DRAMA FROM PICTURE BOOKS:  A collection of ideas for using a picture book to start a Drama activity.  Listed first here because the ideas vary widely as to appropriate age level.

 

HAND ANIMALS:  A first character game.  For first-time drama students.

 

NURSERY RHYME CHARADES:  A pantomime guessing game about nursery rhymes.  For Pre-Kindergarten and up.

 

A TREE GROWS:  A narrative pantomime about an apple tree growing from a seed.  For Elementary and younger.

 

PAINTING THE BOX:  A narrative pantomime about personal space and visualizing colors.

 

PAINTING THE MUSIC:  A narrative pantomime about emotion and drama in music and paint.

 

RAINFOREST LESSONS: A small collection of lessons and lesson variations about the rainforest. For Pre-Kindergarten and up.

 

NO, YOU CAN'T TAKE ME!:  A fun game that requires critical thinking skills.  For Elementary students.

 

THE LION KING'S COURT:  A role-playing game about friendship and animals.  (Nothing to do with the Disney film.)  For Elementary students.

 

SEASONS AND WEATHER:  An activity that teaches younger children about seasons and weather or that can be used with older students as an improvisation game.  For Elementary and older.

 

COMING TOGETHER:  A narrative pantomime about space and visualizing space, and about community and friendships.  For Elementary and older.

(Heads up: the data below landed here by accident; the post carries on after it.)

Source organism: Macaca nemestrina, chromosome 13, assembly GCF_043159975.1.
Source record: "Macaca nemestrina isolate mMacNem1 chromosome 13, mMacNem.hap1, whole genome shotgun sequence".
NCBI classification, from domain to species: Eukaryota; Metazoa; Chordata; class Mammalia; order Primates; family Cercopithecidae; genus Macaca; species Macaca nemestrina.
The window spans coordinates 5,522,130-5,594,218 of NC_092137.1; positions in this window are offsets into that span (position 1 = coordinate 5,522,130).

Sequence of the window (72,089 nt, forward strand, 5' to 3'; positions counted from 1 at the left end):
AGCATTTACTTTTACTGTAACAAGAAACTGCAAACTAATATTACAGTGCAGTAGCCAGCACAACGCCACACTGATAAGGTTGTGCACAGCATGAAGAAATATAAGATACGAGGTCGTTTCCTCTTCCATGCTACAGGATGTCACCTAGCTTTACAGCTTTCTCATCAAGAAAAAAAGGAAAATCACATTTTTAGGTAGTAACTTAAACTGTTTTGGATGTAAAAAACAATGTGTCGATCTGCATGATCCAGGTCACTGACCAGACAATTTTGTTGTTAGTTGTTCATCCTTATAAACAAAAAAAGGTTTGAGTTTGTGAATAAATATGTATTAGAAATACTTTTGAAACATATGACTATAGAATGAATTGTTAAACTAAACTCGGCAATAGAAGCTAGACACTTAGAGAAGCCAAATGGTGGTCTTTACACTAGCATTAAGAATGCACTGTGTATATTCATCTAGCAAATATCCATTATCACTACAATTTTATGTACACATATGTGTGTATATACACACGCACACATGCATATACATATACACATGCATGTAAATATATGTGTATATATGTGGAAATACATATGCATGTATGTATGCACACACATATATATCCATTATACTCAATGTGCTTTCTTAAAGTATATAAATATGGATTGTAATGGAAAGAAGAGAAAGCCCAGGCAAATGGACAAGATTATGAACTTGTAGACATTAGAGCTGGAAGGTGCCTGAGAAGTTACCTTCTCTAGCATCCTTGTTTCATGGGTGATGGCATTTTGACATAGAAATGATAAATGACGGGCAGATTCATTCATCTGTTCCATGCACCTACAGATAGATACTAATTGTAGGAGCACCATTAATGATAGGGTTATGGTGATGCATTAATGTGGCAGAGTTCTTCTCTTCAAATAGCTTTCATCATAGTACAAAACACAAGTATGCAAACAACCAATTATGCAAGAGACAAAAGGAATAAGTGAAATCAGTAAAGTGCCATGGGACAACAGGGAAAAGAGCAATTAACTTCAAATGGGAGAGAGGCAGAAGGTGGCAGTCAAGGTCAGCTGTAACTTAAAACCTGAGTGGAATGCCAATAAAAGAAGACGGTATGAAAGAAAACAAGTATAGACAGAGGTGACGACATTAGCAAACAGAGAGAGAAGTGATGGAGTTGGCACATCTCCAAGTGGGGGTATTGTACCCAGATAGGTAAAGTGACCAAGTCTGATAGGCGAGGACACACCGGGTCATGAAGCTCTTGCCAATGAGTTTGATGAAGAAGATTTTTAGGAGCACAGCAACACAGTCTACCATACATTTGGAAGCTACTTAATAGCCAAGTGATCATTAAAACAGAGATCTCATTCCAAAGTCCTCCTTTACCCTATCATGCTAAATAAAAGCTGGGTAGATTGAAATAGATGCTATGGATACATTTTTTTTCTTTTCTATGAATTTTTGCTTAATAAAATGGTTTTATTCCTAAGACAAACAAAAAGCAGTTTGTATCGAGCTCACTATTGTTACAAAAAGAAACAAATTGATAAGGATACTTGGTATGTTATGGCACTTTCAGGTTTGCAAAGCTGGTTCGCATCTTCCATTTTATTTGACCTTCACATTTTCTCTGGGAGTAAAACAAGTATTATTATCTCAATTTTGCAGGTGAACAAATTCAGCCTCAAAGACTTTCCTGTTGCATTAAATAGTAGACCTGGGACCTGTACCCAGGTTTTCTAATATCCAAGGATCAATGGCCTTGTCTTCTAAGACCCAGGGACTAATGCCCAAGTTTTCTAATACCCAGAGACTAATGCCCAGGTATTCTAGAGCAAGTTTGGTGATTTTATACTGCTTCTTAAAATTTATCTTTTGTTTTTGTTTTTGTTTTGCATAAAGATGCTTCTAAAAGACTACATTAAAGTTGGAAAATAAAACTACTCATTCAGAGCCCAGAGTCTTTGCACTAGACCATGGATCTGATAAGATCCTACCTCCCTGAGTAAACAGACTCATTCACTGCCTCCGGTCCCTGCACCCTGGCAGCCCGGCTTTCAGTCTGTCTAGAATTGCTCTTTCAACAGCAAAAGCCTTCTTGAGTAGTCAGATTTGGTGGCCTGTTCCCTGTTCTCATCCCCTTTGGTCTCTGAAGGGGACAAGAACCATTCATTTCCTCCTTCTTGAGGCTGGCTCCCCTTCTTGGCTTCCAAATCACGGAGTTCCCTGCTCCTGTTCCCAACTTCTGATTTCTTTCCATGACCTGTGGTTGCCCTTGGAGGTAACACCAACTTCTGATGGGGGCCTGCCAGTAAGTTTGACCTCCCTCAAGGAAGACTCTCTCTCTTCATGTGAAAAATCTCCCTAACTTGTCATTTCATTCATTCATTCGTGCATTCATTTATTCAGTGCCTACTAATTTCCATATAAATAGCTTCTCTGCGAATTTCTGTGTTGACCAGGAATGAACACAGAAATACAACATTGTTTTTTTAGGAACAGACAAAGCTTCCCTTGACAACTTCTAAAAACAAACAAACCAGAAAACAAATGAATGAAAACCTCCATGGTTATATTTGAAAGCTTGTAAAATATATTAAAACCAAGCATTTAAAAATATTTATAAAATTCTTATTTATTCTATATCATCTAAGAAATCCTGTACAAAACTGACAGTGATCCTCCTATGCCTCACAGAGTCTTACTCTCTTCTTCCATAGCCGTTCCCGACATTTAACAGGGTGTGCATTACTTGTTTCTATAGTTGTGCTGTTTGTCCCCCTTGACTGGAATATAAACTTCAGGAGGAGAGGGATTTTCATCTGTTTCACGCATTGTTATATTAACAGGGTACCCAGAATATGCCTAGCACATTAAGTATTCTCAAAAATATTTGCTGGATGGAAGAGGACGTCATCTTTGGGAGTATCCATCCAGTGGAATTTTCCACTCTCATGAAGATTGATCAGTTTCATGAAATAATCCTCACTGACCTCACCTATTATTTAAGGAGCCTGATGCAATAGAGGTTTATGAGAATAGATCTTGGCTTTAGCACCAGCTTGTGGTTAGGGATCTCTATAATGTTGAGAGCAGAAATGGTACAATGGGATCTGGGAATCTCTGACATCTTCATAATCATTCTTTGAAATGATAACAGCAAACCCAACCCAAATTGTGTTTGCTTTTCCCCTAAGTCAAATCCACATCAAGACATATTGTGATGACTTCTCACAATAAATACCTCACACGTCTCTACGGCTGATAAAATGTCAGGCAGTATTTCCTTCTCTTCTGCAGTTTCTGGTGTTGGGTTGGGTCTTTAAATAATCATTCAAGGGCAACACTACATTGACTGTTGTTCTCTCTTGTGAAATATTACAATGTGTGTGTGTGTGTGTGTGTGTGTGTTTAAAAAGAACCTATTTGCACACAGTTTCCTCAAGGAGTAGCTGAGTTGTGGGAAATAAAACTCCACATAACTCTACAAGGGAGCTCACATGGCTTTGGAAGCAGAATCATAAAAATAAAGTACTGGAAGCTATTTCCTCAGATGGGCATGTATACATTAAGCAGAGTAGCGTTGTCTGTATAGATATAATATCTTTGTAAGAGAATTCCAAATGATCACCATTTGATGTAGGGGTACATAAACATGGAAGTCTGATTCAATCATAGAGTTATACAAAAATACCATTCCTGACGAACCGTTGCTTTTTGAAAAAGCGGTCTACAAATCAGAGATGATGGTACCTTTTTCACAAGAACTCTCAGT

THANKSGIVING FEAST:  A narrative pantomime about using our senses and the First Thanksgiving.  For Kindergarten and up.

 

SAINT GEORGE AND THE DRAGON:  A pantomime project based on the famous story.  Teaches analytical thinking skills and body awareness.  For Kindergarten and up.

 

RHYME CHARADES:  A game of rhymes and pantomime.  For Kindergarten and up.

 

AROUND THE WORLD IN THIRTY MINUTES: An imaginary journey that teaches geography and cultures.  For Elementary students.

 

BEN FRANKLIN'S INVENTIONS:  A physical creativity game.  For Elementary students.

 

SCULPTURE GALLERY:  A game of posing and creating, which allows students to see the creative process from the inside and the outside.  For Elementary and older.

 

MIRROR MIRROR:  A collection of mirroring exercises.  For all ages.

 

PUPPETS IN THE DRAMA CLASSROOM:  A collection of puppet-making and puppetry projects.

 

GUIDED IMAGERY:  Sensory awareness, imagination, story-making and concentration all are enhanced by this meditation-like activity.  For around 3d grade to adult.

 

EMOTION WALK:  A big lesson about movement, body language, and the ability to consciously control our movements and the impressions we make with them.  For older Elementary through adult.

 

THREE LESSONS ABOUT ENERGY:  Three lessons designed around a third-grade science unit on energy and the three states of matter.  For Elementary students.

 

THE JEFFREY GAME: A movement game of building on one another's ideas.  For older Elementary through adult.

 

MUSICAL FREEZE IMPROVS:  An improvisation game of creative movement.  For all students.

 

GROUP STORY PROJECT:  A big project.  Guides a class to cooperatively write their own original story.  Can be used to generate a story for the Group Playwriting Project.  For Elementary students.